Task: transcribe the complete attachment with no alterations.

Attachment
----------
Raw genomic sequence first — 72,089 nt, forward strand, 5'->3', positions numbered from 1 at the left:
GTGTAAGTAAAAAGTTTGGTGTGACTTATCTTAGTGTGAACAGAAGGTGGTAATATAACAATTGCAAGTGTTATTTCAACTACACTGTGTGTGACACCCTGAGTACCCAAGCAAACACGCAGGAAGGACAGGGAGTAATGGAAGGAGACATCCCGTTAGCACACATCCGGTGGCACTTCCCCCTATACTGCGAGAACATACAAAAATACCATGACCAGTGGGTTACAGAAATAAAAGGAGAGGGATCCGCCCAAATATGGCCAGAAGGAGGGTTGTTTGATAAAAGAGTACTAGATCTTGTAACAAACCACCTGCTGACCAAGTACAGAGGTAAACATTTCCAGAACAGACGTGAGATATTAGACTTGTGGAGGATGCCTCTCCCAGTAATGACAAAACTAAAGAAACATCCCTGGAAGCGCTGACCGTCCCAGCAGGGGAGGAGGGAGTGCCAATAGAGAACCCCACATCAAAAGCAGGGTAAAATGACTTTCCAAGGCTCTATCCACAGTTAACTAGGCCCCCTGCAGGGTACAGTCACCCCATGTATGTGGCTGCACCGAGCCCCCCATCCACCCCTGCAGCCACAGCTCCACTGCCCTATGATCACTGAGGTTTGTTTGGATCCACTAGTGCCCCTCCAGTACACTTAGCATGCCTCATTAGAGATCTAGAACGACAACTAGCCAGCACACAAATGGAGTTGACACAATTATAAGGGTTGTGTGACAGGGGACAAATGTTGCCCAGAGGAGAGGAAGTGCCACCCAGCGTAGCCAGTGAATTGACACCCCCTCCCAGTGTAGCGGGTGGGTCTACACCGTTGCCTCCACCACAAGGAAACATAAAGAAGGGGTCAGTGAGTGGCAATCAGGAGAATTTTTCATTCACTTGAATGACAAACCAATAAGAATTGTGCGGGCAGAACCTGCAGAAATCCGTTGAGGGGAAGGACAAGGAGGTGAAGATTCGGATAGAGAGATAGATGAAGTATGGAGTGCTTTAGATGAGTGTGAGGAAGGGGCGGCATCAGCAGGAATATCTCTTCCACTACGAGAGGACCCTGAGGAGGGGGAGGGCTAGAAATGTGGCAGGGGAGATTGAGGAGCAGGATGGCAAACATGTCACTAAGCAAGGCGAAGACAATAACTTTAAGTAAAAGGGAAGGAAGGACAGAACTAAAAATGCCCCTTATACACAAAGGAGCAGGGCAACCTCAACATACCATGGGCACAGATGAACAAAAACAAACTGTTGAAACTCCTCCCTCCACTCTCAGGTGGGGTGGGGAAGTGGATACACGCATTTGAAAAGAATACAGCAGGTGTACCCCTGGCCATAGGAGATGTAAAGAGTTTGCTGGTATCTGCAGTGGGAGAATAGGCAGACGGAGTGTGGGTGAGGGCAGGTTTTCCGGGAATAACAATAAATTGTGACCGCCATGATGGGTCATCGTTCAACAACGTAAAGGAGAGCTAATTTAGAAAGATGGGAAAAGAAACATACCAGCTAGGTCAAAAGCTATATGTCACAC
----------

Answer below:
Raw genomic sequence first — 72,089 nt, forward strand, 5'->3', positions numbered from 1 at the left:
GTGTAAGTAAAAAGTTTGGTGTGACTTATCTTAGTGTGAACAGAAGGTGGTAATATAACAATTGCAAGTGTTATTTCAACTACACTGTGTGTGACACCCTGAGTACCCAAGCAAACACGCAGGAAGGACAGGGAGTAATGGAAGGAGACATCCCGTTAGCACACATCCGGTGGCACTTCCCCCTATACTGCGAGAACATACAAAAATACCATGACCAGTGGGTTACAGAAATAAAAGGAGAGGGATCCGCCCAAATATGGCCAGAAGGAGGGTTGTTTGATAAAAGAGTACTAGATCTTGTAACAAACCACCTGCTGACCAAGTACAGAGGTAAACATTTCCAGAACAGACGTGAGATATTAGACTTGTGGAGGATGCCTCTCCCAGTAATGACAAAACTAAAGAAACATCCCTGGAAGCGCTGACCGTCCCAGCAGGGGAGGAGGGAGTGCCAATAGAGAACCCCACATCAAAAGCAGGGTAAAATGACTTTCCAAGGCTCTATCCACAGTTAACTAGGCCCCCTGCAGGGTACAGTCACCCCATGTATGTGGCTGCACCGAGCCCCCCATCCACCCCTGCAGCCACAGCTCCACTGCCCTATGATCACTGAGGTTTGTTTGGATCCACTAGTGCCCCTCCAGTACACTTAGCATGCCTCATTAGAGATCTAGAACGACAACTAGCCAGCACACAAATGGAGTTGACACAATTATAAGGGTTGTGTGACAGGGGACAAATGTTGCCCAGAGGAGAGGAAGTGCCACCCAGCGTAGCCAGTGAATTGACACCCCCTCCCAGTGTAGCGGGTGGGTCTACACCGTTGCCTCCACCACAAGGAAACATAAAGAAGGGGTCAGTGAGTGGCAATCAGGAGAATTTTTCATTCACTTGAATGACAAACCAATAAGAATTGTGCGGGCAGAACCTGCAGAAATCCGTTGAGGGGAAGGACAAGGAGGTGAAGATTCGGATAGAGAGATAGATGAAGTATGGAGTGCTTTAGATGAGTGTGAGGAAGGGGCGGCATCAGCAGGAATATCTCTTCCACTACGAGAGGACCCTGAGGAGGGGGAGGGCTAGAAATGTGGCAGGGGAGATTGAGGAGCAGGATGGCAAACATGTCACTAAGCAAGGCGAAGACAATAACTTTAAGTAAAAGGGAAGGAAGGACAGAACTAAAAATGCCCCTTATACACAAAGGAGCAGGGCAACCTCAACATACCATGGGCACAGATGAACAAAAACAAACTGTTGAAACTCCTCCCTCCACTCTCAGGTGGGGTGGGGAAGTGGATACACGCATTTGAAAAGAATACAGCAGGTGTACCCCTGGCCATAGGAGATGTAAAGAGTTTGCTGGTATCTGCAGTGGGAGAATAGGCAGACGGAGTGTGGGTGAGGGCAGGTTTTCCGGGAATAACAATAAATTGTGACCGCCATGATGGGTCATCGTTCAACAACGTAAAGGAGAGCTAATTTAGAAAGATGGGAAAAGAAACATACCAGCTAGGTCAAAAGCTATATGTCACAC